BinaryOpUGens are created as the result of a binary operator applied to a UGen.
The use of the binary operators
thresh above each instantiate a BinaryOpUGen. The operators themselves (which are methods) are not to be confused with the resulting BinaryOpUGen (which is an object). The unary and binary operators are defined in UGen's superclass AbstractFunction, which creates the BinaryOpUGen as a result of the operation.
When operating on UGens instead of numbers, what results is not a result of the calculation, but a structure that represents that calculation. For the immediate operations on numbers, see for example SimpleNumber.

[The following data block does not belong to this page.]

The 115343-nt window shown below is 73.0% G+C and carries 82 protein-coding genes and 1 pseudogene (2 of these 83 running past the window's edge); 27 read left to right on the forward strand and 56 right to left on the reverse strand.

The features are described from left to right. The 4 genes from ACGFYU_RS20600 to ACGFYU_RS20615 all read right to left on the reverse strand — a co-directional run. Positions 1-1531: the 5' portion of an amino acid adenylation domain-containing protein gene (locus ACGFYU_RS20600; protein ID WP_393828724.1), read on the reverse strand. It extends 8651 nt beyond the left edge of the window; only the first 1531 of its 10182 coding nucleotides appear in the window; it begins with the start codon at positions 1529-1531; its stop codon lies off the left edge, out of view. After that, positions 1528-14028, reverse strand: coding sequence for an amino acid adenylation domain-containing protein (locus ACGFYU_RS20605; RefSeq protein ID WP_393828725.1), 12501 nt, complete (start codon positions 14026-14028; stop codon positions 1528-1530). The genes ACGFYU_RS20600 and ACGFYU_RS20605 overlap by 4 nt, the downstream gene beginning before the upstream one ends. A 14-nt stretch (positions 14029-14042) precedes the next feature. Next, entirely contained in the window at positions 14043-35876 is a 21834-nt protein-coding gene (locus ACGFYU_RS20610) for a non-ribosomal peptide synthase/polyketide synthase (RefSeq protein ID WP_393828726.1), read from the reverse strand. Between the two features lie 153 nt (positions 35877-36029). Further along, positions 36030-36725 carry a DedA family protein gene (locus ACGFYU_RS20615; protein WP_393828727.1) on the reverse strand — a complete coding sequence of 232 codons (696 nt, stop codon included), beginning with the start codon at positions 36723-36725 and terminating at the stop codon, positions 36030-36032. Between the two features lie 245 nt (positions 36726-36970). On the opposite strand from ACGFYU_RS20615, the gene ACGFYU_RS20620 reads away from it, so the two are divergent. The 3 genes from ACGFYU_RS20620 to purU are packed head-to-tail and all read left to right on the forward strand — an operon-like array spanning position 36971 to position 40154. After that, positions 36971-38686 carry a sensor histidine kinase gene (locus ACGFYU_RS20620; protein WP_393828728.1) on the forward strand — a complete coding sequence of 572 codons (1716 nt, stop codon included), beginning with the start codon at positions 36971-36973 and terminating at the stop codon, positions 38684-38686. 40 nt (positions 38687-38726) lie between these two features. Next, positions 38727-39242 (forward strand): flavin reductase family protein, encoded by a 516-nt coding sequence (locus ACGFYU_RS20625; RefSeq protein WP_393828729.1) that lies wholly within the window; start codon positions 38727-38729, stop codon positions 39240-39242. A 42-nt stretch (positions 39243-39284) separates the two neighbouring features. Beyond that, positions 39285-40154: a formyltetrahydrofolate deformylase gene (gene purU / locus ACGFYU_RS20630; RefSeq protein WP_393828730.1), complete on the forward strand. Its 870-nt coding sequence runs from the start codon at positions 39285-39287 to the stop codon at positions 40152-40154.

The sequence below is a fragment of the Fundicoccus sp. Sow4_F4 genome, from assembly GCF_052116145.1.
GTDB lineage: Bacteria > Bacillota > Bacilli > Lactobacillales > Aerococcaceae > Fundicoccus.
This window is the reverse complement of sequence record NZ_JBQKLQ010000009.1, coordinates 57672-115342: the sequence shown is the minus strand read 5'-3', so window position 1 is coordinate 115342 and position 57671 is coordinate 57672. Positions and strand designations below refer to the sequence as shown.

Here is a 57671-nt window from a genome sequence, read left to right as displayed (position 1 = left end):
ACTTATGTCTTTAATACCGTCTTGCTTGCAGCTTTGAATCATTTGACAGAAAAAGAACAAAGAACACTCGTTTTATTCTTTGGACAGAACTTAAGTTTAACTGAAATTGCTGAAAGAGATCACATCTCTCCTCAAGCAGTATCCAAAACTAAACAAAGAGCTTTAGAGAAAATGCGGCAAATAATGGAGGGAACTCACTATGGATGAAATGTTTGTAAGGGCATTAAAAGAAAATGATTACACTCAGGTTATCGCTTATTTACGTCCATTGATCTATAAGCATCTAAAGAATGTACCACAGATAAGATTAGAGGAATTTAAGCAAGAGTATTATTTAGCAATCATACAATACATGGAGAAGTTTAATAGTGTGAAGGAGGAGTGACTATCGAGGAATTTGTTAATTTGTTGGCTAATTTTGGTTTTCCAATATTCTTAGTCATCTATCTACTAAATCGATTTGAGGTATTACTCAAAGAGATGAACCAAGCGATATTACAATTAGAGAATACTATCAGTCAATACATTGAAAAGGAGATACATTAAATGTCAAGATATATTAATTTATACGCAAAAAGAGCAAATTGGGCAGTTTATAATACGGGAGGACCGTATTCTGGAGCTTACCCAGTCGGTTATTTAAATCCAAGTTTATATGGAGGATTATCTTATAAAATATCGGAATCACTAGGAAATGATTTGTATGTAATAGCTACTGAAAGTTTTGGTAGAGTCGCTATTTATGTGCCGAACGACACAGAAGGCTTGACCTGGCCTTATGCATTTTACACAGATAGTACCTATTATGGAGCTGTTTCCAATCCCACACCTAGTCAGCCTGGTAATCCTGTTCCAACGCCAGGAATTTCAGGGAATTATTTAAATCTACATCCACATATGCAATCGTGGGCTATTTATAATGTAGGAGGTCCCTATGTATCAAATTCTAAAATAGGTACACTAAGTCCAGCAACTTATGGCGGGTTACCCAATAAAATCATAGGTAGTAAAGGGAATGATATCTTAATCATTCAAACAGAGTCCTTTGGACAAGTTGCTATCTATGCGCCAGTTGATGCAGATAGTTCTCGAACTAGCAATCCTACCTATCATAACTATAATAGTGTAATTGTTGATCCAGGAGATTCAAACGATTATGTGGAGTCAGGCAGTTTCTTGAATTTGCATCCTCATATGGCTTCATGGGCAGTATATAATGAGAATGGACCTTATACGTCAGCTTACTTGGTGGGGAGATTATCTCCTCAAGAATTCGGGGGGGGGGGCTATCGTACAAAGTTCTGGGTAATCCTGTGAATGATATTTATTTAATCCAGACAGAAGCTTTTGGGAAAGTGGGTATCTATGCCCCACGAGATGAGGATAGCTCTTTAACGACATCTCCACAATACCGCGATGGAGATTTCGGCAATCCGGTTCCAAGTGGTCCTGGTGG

See Operators for an overview of common operators.
return a new instance that applies the operator
selector to the UGens
b normally, this is implicitly called when applying an operator to a UGen.
The selector symbol for the binary operator
A new instance of BinaryOpUGen
>, >=, <, <= are particularly useful for triggering. They should not be confused with their use in conditionals. Compare:
Since the equality operator (
== ) is used to distinguish objects including UGens, it cannot be used to create a BinaryOpUGen by application. Instead, to get a trigger value each time two signals are the same (instead of just finding out whether two UGens are the same), one can instantiate a BinaryOpUGen directly: